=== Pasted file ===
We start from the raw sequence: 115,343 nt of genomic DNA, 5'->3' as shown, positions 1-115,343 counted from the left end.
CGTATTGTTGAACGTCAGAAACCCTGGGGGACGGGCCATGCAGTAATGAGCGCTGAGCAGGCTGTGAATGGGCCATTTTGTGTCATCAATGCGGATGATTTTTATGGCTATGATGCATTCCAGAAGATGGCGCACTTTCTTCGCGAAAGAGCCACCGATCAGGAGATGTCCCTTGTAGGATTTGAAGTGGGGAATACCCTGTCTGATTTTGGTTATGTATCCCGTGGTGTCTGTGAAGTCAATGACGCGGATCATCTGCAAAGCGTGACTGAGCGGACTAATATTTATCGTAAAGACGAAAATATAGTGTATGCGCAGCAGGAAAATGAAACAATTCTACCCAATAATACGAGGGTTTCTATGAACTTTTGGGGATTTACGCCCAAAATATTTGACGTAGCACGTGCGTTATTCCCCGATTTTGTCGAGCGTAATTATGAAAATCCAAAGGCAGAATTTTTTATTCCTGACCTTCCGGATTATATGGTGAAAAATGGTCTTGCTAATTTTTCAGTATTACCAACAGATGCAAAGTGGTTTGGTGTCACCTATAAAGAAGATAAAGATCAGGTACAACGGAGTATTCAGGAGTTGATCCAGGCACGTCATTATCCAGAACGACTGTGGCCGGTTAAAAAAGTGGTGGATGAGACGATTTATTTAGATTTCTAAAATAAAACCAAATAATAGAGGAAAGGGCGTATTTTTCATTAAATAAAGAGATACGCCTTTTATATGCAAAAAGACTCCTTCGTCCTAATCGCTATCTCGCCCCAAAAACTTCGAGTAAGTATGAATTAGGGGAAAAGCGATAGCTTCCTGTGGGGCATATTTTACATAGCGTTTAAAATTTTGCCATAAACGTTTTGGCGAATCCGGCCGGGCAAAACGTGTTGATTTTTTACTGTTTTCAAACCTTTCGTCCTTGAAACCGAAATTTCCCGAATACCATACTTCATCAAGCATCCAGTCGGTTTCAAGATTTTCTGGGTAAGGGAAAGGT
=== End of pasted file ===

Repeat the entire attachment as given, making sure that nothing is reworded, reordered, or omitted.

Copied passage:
We start from the raw sequence: 115,343 nt of genomic DNA, 5'->3' as shown, positions 1-115,343 counted from the left end.
CGTATTGTTGAACGTCAGAAACCCTGGGGGACGGGCCATGCAGTAATGAGCGCTGAGCAGGCTGTGAATGGGCCATTTTGTGTCATCAATGCGGATGATTTTTATGGCTATGATGCATTCCAGAAGATGGCGCACTTTCTTCGCGAAAGAGCCACCGATCAGGAGATGTCCCTTGTAGGATTTGAAGTGGGGAATACCCTGTCTGATTTTGGTTATGTATCCCGTGGTGTCTGTGAAGTCAATGACGCGGATCATCTGCAAAGCGTGACTGAGCGGACTAATATTTATCGTAAAGACGAAAATATAGTGTATGCGCAGCAGGAAAATGAAACAATTCTACCCAATAATACGAGGGTTTCTATGAACTTTTGGGGATTTACGCCCAAAATATTTGACGTAGCACGTGCGTTATTCCCCGATTTTGTCGAGCGTAATTATGAAAATCCAAAGGCAGAATTTTTTATTCCTGACCTTCCGGATTATATGGTGAAAAATGGTCTTGCTAATTTTTCAGTATTACCAACAGATGCAAAGTGGTTTGGTGTCACCTATAAAGAAGATAAAGATCAGGTACAACGGAGTATTCAGGAGTTGATCCAGGCACGTCATTATCCAGAACGACTGTGGCCGGTTAAAAAAGTGGTGGATGAGACGATTTATTTAGATTTCTAAAATAAAACCAAATAATAGAGGAAAGGGCGTATTTTTCATTAAATAAAGAGATACGCCTTTTATATGCAAAAAGACTCCTTCGTCCTAATCGCTATCTCGCCCCAAAAACTTCGAGTAAGTATGAATTAGGGGAAAAGCGATAGCTTCCTGTGGGGCATATTTTACATAGCGTTTAAAATTTTGCCATAAACGTTTTGGCGAATCCGGCCGGGCAAAACGTGTTGATTTTTTACTGTTTTCAAACCTTTCGTCCTTGAAACCGAAATTTCCCGAATACCATACTTCATCAAGCATCCAGTCGGTTTCAAGATTTTCTGGGTAAGGGAAAGGT